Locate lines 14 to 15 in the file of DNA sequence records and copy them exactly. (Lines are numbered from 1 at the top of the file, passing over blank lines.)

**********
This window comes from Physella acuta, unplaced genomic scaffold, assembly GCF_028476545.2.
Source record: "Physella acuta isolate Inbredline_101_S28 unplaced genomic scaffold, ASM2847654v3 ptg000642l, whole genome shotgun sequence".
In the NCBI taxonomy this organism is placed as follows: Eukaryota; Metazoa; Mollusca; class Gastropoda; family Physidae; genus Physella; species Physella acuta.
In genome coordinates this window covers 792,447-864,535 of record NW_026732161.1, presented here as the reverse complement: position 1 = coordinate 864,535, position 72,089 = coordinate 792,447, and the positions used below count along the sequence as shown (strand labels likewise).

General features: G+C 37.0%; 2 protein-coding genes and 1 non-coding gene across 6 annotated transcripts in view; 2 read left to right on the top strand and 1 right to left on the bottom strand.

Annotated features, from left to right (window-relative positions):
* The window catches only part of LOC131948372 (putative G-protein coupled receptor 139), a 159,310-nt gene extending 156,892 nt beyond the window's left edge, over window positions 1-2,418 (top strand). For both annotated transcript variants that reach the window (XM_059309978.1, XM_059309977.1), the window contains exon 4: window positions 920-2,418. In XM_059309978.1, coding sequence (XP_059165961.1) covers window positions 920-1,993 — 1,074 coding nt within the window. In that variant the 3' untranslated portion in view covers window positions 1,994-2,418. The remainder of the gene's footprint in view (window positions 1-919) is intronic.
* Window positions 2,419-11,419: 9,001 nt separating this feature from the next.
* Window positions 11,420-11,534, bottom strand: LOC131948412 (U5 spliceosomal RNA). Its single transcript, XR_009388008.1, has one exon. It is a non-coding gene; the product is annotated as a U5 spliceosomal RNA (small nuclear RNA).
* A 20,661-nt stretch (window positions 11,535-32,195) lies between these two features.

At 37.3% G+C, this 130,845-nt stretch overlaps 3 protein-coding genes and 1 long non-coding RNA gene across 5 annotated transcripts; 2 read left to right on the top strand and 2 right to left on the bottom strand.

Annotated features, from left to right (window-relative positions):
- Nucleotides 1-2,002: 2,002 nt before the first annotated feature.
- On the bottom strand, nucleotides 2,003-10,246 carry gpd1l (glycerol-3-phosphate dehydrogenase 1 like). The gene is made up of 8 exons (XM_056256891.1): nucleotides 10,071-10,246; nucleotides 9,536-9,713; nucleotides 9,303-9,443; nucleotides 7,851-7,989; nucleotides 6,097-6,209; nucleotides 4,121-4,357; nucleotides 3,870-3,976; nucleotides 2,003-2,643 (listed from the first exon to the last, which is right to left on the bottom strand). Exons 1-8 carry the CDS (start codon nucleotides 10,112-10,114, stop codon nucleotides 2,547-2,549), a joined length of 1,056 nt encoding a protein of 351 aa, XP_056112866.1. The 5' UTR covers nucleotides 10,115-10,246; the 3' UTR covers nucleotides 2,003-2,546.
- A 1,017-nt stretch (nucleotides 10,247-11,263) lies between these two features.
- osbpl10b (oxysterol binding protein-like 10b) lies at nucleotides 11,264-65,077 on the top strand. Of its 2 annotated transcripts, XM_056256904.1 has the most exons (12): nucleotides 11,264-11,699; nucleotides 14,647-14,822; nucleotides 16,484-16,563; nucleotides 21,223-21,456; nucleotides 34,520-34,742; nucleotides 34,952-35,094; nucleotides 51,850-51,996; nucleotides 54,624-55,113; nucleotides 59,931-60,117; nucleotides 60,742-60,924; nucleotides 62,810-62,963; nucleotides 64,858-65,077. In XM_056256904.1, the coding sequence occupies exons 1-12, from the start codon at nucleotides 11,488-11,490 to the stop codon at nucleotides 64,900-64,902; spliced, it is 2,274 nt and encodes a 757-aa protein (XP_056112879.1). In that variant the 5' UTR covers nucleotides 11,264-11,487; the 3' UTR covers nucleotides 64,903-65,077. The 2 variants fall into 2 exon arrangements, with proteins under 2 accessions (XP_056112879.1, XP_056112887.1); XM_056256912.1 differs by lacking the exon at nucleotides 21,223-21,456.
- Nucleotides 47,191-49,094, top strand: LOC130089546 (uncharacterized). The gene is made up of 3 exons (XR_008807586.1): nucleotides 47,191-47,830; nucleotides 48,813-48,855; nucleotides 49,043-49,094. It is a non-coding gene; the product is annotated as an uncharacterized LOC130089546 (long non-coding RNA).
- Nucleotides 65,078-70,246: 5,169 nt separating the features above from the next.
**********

- On the bottom strand, nucleotides 2,003-10,246 carry gpd1l (glycerol-3-phosphate dehydrogenase 1 like). The gene is made up of 8 exons (XM_056256891.1): nucleotides 10,071-10,246; nucleotides 9,536-9,713; nucleotides 9,303-9,443; nucleotides 7,851-7,989; nucleotides 6,097-6,209; nucleotides 4,121-4,357; nucleotides 3,870-3,976; nucleotides 2,003-2,643 (listed from the first exon to the last, which is right to left on the bottom strand). Exons 1-8 carry the CDS (start codon nucleotides 10,112-10,114, stop codon nucleotides 2,547-2,549), a joined length of 1,056 nt encoding a protein of 351 aa, XP_056112866.1. The 5' UTR covers nucleotides 10,115-10,246; the 3' UTR covers nucleotides 2,003-2,546.
- A 1,017-nt stretch (nucleotides 10,247-11,263) lies between these two features.